Fighting the Citibike salmon in NYC
April 28, 2017 1:27 PM   Subscribe

So for the past several years I’ve been happily using Citibike, but this year I’ve twice encountered the most frustrating phenomenon, and I fear it’s just going to get worse as the weather gets better.

On the narrowest one-way bike lanes, I’ve run into twentysomethings going the wrong way. Not in a mood to fight, since I’ve gotten used to the pedestrians in the bike path now — I’d run out of breath if I yelled at every one — I scoot a little to the inside, closer to the curb, to let them pass.

But sometimes these salmon — the cyclists moving against the current — seem to want the inside too, and then it winds up in this slow game of chicken that ultimately has us facing each other at a dead stop.

The expectation from the salmon is that I should slide into the stream of traffic to let them pass. My thinking is, you’re already putting your life and mine in danger, I’m not going to help you more by jumping out of the bike lane and going into traffic for you.

What’s more insulting is that in both instances, there was a bike path going the opposite direction just a block over, and in one, the street was two-way, but the way the salmon was going didn’t have a bike path.

It seems the height of entitlement to me to be too lazy to take the right bike path one block over and too cowardly to ride in traffic, and therefore go the wrong way down a one-way bike path, and then expect people to get out of your way and ride in traffic for you.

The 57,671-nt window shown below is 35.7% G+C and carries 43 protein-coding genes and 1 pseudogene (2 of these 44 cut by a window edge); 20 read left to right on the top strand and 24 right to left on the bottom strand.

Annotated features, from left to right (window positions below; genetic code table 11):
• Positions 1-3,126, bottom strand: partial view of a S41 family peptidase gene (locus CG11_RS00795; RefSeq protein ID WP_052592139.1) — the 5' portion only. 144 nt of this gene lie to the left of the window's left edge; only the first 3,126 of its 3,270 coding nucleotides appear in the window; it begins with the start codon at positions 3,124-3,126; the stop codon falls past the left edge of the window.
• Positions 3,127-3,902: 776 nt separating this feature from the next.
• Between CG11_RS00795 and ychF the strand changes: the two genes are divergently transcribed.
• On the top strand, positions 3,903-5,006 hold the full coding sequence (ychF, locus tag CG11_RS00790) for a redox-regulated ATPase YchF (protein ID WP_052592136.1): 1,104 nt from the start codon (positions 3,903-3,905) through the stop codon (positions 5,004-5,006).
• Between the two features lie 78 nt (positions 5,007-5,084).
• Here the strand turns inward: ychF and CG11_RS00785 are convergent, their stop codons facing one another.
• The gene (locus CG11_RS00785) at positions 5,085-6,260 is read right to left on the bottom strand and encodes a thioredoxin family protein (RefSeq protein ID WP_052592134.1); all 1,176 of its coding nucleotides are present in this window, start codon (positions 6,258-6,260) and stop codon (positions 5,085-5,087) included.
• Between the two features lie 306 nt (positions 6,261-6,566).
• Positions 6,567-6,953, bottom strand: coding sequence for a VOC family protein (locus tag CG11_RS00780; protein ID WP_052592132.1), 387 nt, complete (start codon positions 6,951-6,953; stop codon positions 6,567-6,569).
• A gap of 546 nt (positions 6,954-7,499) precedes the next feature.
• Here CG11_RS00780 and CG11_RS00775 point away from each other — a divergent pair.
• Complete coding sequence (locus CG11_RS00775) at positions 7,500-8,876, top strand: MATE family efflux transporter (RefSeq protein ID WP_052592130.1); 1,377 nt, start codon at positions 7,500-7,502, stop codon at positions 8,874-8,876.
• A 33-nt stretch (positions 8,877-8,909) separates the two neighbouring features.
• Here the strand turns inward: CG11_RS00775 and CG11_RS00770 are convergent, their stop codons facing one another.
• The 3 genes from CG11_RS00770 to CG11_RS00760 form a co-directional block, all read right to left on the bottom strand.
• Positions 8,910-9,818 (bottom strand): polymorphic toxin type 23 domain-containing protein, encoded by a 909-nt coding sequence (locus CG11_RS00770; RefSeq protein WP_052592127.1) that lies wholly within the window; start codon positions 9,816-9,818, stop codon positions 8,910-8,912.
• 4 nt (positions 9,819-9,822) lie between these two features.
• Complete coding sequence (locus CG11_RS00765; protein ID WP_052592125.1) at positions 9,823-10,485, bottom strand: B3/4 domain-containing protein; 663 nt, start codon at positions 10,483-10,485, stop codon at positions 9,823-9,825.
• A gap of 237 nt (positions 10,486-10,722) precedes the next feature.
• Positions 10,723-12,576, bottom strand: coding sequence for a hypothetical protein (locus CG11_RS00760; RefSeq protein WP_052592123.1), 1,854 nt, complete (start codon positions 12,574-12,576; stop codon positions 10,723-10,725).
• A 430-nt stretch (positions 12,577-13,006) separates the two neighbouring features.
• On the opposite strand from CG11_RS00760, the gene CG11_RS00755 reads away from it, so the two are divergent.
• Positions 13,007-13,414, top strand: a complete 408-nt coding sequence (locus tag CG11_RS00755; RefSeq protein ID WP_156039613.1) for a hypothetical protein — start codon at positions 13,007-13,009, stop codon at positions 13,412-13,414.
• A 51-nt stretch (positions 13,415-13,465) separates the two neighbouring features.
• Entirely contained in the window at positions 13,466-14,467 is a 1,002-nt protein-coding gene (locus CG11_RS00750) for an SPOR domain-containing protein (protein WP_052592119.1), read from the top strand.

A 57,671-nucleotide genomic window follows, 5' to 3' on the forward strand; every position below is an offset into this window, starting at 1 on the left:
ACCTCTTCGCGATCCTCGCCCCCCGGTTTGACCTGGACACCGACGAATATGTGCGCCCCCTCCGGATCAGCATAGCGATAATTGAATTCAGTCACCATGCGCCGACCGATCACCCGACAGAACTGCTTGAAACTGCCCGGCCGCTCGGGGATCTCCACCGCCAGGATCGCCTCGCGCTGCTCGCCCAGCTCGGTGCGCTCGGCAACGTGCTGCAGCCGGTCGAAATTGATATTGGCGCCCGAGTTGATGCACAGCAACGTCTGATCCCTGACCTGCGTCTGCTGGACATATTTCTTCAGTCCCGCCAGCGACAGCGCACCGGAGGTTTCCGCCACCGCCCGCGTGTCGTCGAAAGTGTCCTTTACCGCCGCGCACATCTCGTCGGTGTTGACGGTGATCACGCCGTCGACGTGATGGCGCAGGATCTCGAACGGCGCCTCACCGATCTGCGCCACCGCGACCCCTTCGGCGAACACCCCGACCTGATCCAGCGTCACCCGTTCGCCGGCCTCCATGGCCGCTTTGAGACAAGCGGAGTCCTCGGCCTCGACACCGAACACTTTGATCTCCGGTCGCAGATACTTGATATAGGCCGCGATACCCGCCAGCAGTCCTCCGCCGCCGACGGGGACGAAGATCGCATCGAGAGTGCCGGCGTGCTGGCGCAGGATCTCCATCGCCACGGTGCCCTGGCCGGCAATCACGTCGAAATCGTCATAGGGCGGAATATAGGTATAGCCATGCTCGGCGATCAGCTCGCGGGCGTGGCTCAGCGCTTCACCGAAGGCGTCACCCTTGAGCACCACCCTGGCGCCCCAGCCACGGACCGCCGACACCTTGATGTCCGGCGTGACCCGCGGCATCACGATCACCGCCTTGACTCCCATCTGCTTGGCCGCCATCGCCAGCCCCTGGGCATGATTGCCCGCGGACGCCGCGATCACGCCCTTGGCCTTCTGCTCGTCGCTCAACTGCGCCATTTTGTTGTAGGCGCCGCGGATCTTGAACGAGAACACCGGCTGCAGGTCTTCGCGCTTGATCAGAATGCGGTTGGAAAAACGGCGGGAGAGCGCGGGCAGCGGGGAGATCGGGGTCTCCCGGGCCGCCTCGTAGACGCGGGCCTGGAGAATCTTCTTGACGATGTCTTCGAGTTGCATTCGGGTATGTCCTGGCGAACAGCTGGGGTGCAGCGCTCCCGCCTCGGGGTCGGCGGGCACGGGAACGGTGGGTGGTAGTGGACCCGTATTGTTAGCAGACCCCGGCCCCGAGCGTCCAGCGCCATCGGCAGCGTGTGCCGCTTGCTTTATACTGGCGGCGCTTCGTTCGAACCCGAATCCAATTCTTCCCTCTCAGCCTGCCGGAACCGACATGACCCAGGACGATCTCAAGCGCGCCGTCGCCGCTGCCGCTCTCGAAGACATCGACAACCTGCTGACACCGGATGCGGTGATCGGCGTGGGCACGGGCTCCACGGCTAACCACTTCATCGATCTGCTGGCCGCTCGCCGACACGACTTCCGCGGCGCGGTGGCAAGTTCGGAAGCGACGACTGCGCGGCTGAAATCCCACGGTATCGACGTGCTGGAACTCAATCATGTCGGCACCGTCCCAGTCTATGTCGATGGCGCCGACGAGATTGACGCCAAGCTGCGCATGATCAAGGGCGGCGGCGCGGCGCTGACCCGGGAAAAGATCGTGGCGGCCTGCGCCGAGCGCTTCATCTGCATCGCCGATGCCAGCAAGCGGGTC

Is this an accepted thing now? Is it just the vaunted entitlement of young people in the city? Have you experienced it? How do you deal with it? I’m tempted to just pass these salmon next time and let them have the curb -- but give them a shove as I’m passing them.

(I admit, I will salmon sometimes for a block or at the most two, to reach a station rather than going around the block. But I don't go down the narrowest lanes. I am consistently deferential about it. I don’t expect others to give way to me when I’m doing the wrong thing.)
posted by Borborygmus to Sports, Hobbies, & Recreation (18 answers total) 2 users marked this as a favorite
 
Which side is the right side for you(not right-as-in-correct, right as in right-vs-left)? People are going to try to go right, they're likely not thinking about inside-vs-outside. Even (especially?) if they're already doing the wrong thing, they're not going to think about inside-vs.-outside, they're just going to try to go right.

If they're going to the left side though, then, you know, they suck even more.
posted by brainmouse at 1:33 PM on April 28 [2 favorites]


From a daily biker in NYC: I see this all the time, but haven't noticed the youth connection (considering that bikers skew younger than the population as a whole). I never give up the inside to them, on the same rationale as you--they're going the wrong way, I'm not going to dart out in traffic because of them.